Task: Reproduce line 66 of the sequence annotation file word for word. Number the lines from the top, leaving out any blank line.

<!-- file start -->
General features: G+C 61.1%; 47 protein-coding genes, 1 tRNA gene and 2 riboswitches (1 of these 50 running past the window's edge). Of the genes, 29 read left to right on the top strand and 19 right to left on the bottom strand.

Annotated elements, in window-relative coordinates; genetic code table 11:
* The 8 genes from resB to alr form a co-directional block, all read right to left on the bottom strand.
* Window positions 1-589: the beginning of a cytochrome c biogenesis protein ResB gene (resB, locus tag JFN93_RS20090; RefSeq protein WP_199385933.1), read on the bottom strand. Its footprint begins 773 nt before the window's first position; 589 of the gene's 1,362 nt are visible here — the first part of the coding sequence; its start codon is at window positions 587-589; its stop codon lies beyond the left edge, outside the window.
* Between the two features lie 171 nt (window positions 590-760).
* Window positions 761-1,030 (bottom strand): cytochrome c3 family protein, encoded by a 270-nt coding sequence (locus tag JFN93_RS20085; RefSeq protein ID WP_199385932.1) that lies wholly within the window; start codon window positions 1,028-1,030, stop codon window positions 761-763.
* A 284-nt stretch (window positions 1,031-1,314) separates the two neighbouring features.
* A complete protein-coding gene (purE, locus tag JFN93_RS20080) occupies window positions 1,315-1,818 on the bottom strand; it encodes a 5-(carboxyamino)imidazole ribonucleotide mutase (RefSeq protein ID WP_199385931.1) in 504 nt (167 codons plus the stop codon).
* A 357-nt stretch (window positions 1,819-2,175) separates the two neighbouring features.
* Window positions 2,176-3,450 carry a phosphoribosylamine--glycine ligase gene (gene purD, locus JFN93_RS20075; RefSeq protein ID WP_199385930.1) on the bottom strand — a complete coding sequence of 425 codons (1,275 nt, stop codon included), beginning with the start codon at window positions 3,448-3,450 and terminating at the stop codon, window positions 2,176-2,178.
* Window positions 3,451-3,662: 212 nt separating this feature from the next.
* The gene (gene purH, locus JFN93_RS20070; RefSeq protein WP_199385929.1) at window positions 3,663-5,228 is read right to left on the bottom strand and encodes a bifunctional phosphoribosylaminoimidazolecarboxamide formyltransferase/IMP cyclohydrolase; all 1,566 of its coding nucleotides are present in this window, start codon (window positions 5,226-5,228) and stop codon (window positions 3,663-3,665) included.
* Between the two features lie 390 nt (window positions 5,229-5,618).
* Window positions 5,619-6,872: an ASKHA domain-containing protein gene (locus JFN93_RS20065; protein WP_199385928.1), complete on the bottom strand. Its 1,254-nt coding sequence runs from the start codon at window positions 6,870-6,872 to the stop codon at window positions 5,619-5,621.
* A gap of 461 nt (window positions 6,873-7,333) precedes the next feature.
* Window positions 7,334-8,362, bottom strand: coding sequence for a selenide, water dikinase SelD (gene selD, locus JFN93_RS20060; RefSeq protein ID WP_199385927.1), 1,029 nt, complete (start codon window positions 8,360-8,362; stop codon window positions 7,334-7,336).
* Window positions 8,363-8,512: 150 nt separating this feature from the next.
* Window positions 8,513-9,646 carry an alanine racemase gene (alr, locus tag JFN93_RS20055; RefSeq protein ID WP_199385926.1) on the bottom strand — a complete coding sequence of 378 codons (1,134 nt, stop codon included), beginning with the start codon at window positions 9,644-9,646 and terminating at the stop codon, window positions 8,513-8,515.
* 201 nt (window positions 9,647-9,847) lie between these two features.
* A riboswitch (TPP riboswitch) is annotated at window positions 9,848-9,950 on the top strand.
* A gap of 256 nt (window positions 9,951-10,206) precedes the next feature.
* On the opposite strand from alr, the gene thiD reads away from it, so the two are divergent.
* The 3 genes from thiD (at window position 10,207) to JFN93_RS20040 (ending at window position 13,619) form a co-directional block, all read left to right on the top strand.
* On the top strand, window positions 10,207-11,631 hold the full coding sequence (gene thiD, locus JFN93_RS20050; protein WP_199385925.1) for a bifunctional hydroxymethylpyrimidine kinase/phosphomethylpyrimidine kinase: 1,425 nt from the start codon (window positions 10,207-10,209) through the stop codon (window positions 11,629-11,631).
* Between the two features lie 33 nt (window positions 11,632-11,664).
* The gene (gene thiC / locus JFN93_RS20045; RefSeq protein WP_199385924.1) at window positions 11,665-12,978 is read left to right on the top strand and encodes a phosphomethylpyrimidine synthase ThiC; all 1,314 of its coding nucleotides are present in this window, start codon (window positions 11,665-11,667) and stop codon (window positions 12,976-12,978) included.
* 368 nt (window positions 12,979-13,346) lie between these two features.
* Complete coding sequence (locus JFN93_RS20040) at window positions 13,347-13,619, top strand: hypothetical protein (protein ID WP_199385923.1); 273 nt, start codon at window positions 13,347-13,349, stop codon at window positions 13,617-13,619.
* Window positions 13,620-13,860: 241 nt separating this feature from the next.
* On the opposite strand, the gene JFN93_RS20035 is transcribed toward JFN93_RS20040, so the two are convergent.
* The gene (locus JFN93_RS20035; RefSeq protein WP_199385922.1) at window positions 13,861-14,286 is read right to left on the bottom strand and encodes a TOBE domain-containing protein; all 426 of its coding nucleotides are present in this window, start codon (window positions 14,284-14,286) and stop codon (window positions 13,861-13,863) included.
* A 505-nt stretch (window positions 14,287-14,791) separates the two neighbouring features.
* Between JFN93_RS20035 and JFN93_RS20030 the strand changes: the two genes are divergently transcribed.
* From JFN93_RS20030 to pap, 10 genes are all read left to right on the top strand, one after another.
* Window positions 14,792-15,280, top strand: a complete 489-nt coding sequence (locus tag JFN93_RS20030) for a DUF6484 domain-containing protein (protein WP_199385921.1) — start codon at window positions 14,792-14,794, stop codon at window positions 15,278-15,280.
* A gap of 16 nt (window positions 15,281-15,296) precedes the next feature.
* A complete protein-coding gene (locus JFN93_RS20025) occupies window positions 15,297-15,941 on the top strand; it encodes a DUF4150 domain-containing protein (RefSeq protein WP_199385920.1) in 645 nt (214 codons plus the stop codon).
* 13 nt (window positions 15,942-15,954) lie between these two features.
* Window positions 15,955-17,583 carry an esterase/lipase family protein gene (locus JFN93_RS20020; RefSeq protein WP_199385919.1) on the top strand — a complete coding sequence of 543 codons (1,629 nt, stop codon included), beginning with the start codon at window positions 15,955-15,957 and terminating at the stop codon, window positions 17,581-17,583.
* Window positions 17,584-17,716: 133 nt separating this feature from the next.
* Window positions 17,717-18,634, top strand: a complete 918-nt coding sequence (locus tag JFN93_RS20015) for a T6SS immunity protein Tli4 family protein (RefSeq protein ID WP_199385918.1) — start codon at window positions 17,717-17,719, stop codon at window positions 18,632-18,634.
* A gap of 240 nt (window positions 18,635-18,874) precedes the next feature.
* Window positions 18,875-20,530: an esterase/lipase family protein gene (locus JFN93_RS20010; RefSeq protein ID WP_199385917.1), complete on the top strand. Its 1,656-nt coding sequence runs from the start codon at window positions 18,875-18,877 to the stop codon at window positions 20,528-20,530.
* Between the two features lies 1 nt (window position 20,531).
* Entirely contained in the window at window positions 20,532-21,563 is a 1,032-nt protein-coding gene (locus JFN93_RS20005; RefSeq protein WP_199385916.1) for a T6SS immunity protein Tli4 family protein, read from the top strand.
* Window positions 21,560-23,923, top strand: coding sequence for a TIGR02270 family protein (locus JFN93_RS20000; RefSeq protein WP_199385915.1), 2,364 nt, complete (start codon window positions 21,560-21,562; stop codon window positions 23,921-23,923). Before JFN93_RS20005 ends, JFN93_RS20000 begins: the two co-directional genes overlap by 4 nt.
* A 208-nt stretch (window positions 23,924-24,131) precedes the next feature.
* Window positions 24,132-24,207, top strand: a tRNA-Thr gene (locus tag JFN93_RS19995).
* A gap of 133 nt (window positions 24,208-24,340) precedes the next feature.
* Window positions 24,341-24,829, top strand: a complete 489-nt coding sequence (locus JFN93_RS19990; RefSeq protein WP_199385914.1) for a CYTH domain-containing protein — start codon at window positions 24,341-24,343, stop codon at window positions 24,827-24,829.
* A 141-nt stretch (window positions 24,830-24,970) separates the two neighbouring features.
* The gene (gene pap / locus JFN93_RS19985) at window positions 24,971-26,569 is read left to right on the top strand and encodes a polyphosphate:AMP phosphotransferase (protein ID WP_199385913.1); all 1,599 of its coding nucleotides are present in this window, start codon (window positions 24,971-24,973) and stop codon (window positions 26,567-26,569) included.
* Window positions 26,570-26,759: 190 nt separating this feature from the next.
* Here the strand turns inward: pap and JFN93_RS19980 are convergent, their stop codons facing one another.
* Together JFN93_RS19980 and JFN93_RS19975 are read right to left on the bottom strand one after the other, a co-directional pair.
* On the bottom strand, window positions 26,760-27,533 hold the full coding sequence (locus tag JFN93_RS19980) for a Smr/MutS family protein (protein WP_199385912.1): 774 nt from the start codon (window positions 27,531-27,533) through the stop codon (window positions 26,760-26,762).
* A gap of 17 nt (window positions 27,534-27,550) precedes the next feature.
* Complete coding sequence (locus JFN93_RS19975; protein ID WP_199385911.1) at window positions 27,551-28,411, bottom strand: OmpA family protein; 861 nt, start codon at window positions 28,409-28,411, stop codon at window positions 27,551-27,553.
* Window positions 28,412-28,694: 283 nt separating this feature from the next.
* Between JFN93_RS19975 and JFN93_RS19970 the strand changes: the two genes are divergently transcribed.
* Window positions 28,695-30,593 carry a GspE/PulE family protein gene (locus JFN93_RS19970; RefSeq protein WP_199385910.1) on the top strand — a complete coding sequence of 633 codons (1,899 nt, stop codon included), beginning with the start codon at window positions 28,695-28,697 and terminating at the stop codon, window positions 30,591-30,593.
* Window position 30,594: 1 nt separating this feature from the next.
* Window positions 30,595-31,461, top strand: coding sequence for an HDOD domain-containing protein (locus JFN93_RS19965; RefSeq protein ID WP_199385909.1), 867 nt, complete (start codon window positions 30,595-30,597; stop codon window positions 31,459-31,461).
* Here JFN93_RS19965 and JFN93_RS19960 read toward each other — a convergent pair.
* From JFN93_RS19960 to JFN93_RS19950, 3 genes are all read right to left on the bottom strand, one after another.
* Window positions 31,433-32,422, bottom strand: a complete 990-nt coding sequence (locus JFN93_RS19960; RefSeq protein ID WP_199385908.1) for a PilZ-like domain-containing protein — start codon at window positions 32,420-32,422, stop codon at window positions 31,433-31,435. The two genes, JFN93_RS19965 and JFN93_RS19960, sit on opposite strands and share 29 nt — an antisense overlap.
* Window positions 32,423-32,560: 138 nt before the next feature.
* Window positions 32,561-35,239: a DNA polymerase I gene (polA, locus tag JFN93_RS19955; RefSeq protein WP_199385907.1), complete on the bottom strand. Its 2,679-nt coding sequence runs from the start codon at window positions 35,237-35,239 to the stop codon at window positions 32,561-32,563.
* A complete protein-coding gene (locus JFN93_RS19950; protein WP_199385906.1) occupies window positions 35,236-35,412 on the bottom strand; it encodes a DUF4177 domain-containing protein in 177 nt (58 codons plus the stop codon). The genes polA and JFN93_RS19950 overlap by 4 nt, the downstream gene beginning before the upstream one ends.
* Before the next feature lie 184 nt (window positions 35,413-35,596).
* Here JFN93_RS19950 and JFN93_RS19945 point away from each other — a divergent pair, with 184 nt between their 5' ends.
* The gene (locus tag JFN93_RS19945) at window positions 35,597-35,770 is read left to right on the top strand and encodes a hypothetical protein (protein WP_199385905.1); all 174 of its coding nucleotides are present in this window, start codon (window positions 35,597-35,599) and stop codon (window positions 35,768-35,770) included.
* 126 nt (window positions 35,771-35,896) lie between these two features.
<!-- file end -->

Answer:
* Window positions 31,433-32,422, bottom strand: a complete 990-nt coding sequence (locus JFN93_RS19960; RefSeq protein ID WP_199385908.1) for a PilZ-like domain-containing protein — start codon at window positions 32,420-32,422, stop codon at window positions 31,433-31,435. The two genes, JFN93_RS19965 and JFN93_RS19960, sit on opposite strands and share 29 nt — an antisense overlap.